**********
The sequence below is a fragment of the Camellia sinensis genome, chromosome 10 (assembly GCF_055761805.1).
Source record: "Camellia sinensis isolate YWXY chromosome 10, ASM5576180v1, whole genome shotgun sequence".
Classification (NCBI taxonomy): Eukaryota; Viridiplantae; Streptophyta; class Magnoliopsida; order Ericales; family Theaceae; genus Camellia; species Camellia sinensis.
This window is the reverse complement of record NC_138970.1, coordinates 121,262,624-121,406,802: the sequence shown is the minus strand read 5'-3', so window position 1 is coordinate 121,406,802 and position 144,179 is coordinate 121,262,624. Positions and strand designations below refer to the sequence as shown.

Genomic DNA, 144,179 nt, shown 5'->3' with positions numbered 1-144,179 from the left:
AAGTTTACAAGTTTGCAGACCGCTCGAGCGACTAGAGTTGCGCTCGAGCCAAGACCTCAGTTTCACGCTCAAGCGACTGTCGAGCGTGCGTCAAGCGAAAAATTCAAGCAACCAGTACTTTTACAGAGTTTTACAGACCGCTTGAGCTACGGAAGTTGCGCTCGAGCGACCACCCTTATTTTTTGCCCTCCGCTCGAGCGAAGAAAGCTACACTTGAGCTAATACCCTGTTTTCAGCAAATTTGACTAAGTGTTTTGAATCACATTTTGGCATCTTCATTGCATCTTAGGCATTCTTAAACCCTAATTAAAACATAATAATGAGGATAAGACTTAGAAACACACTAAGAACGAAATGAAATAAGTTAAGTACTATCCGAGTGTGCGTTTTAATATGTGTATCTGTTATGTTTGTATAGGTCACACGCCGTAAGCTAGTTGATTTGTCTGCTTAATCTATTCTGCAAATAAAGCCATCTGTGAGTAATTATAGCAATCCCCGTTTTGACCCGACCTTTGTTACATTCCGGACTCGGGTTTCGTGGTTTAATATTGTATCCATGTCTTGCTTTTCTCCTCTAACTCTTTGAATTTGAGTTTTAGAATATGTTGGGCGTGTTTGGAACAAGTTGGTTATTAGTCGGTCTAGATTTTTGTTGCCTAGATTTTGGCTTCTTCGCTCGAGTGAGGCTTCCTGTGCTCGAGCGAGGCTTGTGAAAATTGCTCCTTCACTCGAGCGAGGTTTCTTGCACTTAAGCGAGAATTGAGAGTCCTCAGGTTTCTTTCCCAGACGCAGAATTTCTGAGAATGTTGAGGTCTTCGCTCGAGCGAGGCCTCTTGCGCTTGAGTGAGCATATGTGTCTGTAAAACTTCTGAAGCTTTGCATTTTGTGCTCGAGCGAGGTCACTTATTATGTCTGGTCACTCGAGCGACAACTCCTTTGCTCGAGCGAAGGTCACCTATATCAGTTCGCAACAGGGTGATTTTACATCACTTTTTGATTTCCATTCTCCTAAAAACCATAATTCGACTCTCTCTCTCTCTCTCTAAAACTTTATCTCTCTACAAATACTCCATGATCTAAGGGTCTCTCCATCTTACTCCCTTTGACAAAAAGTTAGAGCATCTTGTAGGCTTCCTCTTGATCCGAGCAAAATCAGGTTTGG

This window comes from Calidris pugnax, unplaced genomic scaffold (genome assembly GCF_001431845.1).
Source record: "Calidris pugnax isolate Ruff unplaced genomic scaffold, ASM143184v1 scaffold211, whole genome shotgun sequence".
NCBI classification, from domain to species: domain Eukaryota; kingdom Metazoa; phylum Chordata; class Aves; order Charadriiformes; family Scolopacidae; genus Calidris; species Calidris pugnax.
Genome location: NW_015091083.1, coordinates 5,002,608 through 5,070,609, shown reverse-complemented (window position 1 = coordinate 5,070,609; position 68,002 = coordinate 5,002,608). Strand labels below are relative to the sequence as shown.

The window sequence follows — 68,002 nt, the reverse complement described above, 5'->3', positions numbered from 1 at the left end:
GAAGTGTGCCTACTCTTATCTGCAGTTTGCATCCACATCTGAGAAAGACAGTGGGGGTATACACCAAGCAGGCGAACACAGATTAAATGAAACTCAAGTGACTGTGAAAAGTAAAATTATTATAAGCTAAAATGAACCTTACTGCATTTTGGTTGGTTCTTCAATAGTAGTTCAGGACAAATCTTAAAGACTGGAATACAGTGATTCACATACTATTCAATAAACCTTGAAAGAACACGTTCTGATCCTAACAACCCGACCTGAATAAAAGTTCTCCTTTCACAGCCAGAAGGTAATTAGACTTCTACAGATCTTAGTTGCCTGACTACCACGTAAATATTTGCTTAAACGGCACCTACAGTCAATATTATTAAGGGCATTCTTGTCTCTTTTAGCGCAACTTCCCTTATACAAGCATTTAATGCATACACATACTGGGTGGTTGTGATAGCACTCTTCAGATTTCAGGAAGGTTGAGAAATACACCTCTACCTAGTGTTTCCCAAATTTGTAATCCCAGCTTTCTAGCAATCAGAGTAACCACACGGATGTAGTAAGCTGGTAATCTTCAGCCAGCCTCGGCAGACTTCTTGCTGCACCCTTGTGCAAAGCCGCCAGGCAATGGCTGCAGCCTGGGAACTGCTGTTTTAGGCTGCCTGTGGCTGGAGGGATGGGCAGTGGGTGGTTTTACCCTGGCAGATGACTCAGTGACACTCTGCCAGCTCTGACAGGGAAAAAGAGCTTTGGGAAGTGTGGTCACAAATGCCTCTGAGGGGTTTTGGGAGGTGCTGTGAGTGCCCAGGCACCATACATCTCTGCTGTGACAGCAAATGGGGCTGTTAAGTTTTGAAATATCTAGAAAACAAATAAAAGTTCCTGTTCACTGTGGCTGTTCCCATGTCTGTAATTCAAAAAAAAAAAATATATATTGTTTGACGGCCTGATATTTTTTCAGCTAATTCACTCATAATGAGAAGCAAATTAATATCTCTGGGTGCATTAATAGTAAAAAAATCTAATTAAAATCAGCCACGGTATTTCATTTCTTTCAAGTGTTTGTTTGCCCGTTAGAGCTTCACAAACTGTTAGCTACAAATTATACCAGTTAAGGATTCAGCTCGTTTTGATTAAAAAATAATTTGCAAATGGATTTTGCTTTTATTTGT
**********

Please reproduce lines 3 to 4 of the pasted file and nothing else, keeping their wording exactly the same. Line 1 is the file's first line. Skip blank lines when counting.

Classification (NCBI taxonomy): Eukaryota; Viridiplantae; Streptophyta; class Magnoliopsida; order Ericales; family Theaceae; genus Camellia; species Camellia sinensis.
This window is the reverse complement of record NC_138970.1, coordinates 121,262,624-121,406,802: the sequence shown is the minus strand read 5'-3', so window position 1 is coordinate 121,406,802 and position 144,179 is coordinate 121,262,624. Positions and strand designations below refer to the sequence as shown.